Why you need an NDA!

You might have realised our NDA is free on our website http://www.lenoma.co.za (direct link is here Basic NDA.)

But what’s the big deal about NDAs so how do you use it or for what is it for exactly and how it’ll benefit you?

There are many benefits and advantages for using an NDA:

1) The most obvious advantage of an NDA is protecting your information!

An NDA agreement allows you to agree on what information can and cannot be disclosed to others;

what each party’s obligations are in regards to the confidential information;

and how information is dealt with upon termination of the NDA.

2) An NDA agreement can allow parties to define what “confidential information” is, so that it is clear to both parties throughout their relationship what is considered confidential and what subsequently cannot be disclosed.

What type of information can be considered ‘confidential’ is endless, and it can include anything from patent ideas, test scores, employee information, passwords etc.

Setting out what is included as confidential information can save a lot of time in the event a dispute arises and a lawsuit is brought, as the judge can see whether the information disclosed is specifically listed or described in the NDA.

Drafters of the NDA can be as precise as they wish when defining what is confidential in their agreement by including an exhaustive list of specific items.

Others will want a broader, non-exhaustive list which may include language such as “all information disclosed in the course of fulfilling the purpose of the agreement”.

Drafters can also include exceptions to the prohibitions on disclosure such as information that is generally available to the public;

information obtained by a third party who is not bound by any confidentiality agreements;

where information is trivial;

information developed for the recipient independently;

information disclosed through no fault of the recipient party and information that was already known by the party before signing the NDA.

These exceptions are common in NDAs.

3) A well-drafted NDA will outline the consequences for those that breach the NDA, which will likely include a hefty monetary fine.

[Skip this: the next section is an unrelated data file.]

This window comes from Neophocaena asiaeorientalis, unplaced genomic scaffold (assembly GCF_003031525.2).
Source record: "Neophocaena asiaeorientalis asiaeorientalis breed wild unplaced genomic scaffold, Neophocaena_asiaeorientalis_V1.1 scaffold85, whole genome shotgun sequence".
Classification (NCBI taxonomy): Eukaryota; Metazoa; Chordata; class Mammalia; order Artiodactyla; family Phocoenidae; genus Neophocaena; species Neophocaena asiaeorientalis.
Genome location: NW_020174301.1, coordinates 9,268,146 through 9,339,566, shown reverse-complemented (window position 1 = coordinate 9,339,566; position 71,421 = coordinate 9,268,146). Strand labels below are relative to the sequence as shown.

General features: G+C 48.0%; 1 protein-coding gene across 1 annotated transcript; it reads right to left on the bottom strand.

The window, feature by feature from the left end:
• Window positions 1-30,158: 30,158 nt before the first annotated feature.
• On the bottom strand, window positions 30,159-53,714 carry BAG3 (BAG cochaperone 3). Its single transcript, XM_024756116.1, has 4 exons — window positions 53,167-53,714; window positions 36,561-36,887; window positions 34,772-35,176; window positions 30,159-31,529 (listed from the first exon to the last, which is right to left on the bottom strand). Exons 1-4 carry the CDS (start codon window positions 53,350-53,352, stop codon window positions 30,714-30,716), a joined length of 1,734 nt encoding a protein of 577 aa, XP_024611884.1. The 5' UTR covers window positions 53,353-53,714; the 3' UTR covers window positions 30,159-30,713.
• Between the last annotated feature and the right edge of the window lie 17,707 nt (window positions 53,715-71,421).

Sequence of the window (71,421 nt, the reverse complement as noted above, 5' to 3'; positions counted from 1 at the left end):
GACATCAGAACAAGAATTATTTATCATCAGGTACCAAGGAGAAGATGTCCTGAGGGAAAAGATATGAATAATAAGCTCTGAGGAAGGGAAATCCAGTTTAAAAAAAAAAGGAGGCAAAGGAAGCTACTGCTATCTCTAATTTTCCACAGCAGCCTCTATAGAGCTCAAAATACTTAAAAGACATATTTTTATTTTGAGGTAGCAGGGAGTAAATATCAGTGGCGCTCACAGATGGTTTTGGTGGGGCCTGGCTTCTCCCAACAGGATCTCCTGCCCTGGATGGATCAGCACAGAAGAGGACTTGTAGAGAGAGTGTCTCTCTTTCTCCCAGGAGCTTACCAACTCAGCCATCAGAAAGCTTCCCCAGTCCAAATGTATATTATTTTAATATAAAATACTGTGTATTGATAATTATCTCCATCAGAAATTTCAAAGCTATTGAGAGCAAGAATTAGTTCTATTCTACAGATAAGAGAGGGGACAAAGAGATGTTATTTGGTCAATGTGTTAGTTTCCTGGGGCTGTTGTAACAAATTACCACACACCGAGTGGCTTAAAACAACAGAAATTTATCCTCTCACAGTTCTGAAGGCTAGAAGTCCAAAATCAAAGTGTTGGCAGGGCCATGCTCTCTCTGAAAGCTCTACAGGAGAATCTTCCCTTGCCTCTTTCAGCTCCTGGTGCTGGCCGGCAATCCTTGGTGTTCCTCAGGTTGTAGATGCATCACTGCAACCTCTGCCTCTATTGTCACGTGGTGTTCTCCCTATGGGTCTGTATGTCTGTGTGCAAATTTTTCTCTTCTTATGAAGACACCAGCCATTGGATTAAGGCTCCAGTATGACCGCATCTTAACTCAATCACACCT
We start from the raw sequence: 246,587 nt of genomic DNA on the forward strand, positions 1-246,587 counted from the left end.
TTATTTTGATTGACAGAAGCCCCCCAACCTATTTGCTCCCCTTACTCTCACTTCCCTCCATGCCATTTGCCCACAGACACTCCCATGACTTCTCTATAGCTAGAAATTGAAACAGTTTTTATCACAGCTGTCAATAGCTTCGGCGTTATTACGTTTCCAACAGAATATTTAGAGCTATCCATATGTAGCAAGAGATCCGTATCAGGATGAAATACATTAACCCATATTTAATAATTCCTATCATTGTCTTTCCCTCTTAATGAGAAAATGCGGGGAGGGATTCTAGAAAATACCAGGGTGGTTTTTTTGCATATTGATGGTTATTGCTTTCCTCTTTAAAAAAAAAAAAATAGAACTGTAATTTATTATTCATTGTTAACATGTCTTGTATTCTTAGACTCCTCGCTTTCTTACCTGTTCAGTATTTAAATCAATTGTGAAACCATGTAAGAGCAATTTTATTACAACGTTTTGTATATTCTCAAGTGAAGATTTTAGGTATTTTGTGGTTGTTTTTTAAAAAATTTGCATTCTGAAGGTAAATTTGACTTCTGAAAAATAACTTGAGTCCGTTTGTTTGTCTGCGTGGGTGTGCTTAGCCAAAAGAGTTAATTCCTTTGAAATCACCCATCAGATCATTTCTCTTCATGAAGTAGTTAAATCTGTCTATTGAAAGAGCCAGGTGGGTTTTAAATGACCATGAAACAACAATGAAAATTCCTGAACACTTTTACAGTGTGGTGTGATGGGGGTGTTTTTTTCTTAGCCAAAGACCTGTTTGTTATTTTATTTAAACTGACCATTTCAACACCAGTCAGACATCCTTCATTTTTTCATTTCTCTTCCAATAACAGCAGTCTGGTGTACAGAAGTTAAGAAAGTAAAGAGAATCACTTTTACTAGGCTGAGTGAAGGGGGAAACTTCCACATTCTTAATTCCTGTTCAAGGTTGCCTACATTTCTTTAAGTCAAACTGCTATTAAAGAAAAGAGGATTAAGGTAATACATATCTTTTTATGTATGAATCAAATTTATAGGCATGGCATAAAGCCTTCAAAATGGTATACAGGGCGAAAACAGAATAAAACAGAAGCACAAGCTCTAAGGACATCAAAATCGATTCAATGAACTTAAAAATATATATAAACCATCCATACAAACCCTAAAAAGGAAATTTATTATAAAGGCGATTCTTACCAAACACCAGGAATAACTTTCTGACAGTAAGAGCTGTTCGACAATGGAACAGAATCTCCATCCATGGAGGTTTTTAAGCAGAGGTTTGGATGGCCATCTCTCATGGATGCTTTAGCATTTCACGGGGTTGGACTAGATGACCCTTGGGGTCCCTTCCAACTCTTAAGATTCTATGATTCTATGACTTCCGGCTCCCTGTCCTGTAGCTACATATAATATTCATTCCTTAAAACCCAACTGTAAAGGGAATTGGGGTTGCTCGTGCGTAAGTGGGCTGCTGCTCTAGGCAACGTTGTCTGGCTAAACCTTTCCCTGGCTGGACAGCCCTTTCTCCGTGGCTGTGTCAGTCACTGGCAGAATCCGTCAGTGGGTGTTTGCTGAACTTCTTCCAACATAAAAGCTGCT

The party that breached the NDA can also be subject to a court order preventing them from continuing to disclose any confidential information that was protected by the NDA.

4) An NDA assures parties that information will remain confidential, and can include survival provisions requiring the party to not disclose the confidential information for a stated time period (eg. 2 years) after their relationship has ended.


– If you are considering a business deal, try to have the other party review and sign an NDA before entering into business discussions and possibly exchanging confidential information. The sooner the better!

– Pay close attention to the definition of confidential information before signing an NDA, so you are clear what information (of yours) is protected, and what information (of the other party) cannot be disclosed to others.

Hope this helps you in your business journey!

Team Lenoma Legal



Employee vs Independent Contractor. Whats the difference, though?

Difference between independent contractor & employee

Ever wondered what is the big fuss around the difference between employees and independent contractors?

The main difference between employee and Independent contractor is the nature of the contract itself.

It must be determined what the intention was of the parties to the contract – was the intention that it actually be a contract of employment, or was the intention that it actually be an Independent contractor relationship ?